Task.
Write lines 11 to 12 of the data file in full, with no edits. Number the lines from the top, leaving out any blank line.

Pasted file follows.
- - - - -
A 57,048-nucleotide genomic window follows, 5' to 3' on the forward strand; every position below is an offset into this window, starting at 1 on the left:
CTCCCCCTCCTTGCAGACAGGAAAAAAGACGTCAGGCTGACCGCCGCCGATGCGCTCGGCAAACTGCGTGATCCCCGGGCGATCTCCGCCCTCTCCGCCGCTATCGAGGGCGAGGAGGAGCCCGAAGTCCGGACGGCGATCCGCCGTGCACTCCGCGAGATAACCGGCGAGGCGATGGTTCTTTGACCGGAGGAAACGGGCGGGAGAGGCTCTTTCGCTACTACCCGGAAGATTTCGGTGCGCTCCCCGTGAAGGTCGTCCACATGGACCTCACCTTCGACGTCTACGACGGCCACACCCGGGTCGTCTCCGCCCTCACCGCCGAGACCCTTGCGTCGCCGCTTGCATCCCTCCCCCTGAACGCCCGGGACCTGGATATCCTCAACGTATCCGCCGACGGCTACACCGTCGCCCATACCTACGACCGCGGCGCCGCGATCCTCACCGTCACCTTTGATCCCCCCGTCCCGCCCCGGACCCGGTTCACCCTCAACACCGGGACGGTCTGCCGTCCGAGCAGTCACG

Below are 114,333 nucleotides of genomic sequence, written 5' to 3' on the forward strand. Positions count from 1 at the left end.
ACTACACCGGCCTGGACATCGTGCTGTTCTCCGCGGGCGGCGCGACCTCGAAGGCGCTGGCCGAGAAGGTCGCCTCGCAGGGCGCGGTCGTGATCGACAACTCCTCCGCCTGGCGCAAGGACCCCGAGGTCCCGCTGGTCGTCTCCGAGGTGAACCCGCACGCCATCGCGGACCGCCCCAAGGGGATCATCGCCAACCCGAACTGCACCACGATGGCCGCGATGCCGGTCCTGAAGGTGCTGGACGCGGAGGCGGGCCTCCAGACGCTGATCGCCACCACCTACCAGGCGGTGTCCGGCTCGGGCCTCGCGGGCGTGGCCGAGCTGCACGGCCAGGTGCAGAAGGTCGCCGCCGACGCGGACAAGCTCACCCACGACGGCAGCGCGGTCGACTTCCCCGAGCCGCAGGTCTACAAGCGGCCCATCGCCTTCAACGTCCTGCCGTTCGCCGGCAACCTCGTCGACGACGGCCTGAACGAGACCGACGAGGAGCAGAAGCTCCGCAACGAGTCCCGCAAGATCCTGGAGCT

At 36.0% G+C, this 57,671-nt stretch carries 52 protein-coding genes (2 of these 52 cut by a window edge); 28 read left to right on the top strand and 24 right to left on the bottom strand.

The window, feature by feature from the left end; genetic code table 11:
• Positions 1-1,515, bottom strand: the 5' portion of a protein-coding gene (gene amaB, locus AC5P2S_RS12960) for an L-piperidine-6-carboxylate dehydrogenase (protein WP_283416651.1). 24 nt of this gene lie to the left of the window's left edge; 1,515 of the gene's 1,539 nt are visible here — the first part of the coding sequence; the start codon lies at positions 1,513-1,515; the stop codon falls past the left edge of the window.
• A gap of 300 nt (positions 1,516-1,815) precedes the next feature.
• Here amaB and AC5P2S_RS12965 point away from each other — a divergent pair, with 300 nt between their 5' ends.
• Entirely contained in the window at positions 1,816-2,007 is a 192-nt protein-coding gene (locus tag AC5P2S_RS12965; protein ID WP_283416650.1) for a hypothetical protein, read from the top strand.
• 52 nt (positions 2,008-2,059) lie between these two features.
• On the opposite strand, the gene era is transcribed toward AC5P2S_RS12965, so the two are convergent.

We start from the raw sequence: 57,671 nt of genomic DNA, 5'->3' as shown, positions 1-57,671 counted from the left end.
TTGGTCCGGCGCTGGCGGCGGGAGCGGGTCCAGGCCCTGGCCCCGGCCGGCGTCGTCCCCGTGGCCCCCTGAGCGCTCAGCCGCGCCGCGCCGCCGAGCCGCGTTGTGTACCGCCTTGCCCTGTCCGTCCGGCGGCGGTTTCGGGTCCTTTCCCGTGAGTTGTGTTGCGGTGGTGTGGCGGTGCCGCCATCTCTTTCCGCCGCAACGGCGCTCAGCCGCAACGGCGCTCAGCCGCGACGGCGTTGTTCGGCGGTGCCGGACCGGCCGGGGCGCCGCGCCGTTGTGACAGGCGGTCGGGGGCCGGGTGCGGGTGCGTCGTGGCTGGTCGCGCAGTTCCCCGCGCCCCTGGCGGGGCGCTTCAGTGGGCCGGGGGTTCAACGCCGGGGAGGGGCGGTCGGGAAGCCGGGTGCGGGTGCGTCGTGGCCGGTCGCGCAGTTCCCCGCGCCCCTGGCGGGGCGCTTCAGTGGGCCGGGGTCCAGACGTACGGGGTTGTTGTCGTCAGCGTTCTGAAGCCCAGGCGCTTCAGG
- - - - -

• 52 nt (positions 2,008-2,059) lie between these two features.
• On the opposite strand, the gene era is transcribed toward AC5P2S_RS12965, so the two are convergent.